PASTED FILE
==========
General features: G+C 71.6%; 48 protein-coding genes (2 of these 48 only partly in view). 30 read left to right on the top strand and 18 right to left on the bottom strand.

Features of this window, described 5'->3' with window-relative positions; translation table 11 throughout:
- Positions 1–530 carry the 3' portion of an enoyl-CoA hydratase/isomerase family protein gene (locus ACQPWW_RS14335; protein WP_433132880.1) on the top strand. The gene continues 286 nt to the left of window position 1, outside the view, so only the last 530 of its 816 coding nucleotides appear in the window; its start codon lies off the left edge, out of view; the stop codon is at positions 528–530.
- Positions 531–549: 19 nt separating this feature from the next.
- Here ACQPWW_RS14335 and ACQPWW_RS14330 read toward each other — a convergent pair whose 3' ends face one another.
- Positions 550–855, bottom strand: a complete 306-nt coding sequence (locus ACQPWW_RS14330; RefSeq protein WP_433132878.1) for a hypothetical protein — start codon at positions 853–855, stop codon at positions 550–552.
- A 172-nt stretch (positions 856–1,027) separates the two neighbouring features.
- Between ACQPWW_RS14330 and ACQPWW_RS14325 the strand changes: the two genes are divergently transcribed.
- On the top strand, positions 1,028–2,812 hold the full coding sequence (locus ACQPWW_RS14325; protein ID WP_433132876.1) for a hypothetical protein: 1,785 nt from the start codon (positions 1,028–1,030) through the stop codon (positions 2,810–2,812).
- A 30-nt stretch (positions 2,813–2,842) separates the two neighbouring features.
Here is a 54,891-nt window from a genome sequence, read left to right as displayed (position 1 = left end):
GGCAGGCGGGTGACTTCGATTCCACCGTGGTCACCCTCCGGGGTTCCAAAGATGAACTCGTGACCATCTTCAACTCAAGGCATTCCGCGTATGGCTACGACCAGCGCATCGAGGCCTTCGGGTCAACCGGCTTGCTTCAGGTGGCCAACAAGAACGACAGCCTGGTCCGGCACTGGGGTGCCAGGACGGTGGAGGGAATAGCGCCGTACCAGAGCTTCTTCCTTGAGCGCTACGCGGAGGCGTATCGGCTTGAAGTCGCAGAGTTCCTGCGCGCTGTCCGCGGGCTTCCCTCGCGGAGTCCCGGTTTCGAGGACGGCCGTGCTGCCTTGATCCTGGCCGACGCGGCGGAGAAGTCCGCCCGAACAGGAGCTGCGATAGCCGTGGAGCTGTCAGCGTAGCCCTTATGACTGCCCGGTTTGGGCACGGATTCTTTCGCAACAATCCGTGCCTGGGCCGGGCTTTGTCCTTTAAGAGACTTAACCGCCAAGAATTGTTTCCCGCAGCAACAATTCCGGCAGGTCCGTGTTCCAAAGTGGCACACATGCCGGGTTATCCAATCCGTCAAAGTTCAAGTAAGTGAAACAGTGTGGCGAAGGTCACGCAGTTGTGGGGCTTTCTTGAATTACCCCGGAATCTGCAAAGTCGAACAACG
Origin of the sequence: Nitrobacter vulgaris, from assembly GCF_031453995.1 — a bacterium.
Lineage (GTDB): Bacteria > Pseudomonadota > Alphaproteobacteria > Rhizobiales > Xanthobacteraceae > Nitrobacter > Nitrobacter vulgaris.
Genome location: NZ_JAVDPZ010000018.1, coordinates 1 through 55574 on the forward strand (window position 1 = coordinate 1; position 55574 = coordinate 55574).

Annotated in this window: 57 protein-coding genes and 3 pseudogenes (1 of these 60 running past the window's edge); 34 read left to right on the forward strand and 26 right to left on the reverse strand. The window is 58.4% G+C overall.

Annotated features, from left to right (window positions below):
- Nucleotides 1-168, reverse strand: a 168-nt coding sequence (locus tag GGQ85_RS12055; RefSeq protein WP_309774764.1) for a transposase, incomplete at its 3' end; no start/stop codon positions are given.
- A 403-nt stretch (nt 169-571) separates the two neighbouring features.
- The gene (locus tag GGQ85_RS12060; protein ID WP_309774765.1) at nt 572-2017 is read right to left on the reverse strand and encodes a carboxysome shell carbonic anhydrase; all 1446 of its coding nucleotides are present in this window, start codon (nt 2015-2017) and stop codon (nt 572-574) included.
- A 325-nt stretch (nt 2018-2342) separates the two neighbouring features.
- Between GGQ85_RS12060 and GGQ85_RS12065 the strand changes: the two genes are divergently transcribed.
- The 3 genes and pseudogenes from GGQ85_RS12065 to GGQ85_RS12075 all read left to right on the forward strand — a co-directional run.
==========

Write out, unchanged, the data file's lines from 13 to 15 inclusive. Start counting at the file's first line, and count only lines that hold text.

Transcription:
Origin of the sequence: Nitrobacter vulgaris, from assembly GCF_031453995.1 — a bacterium.
Lineage (GTDB): Bacteria > Pseudomonadota > Alphaproteobacteria > Rhizobiales > Xanthobacteraceae > Nitrobacter > Nitrobacter vulgaris.
Genome location: NZ_JAVDPZ010000018.1, coordinates 1 through 55574 on the forward strand (window position 1 = coordinate 1; position 55574 = coordinate 55574).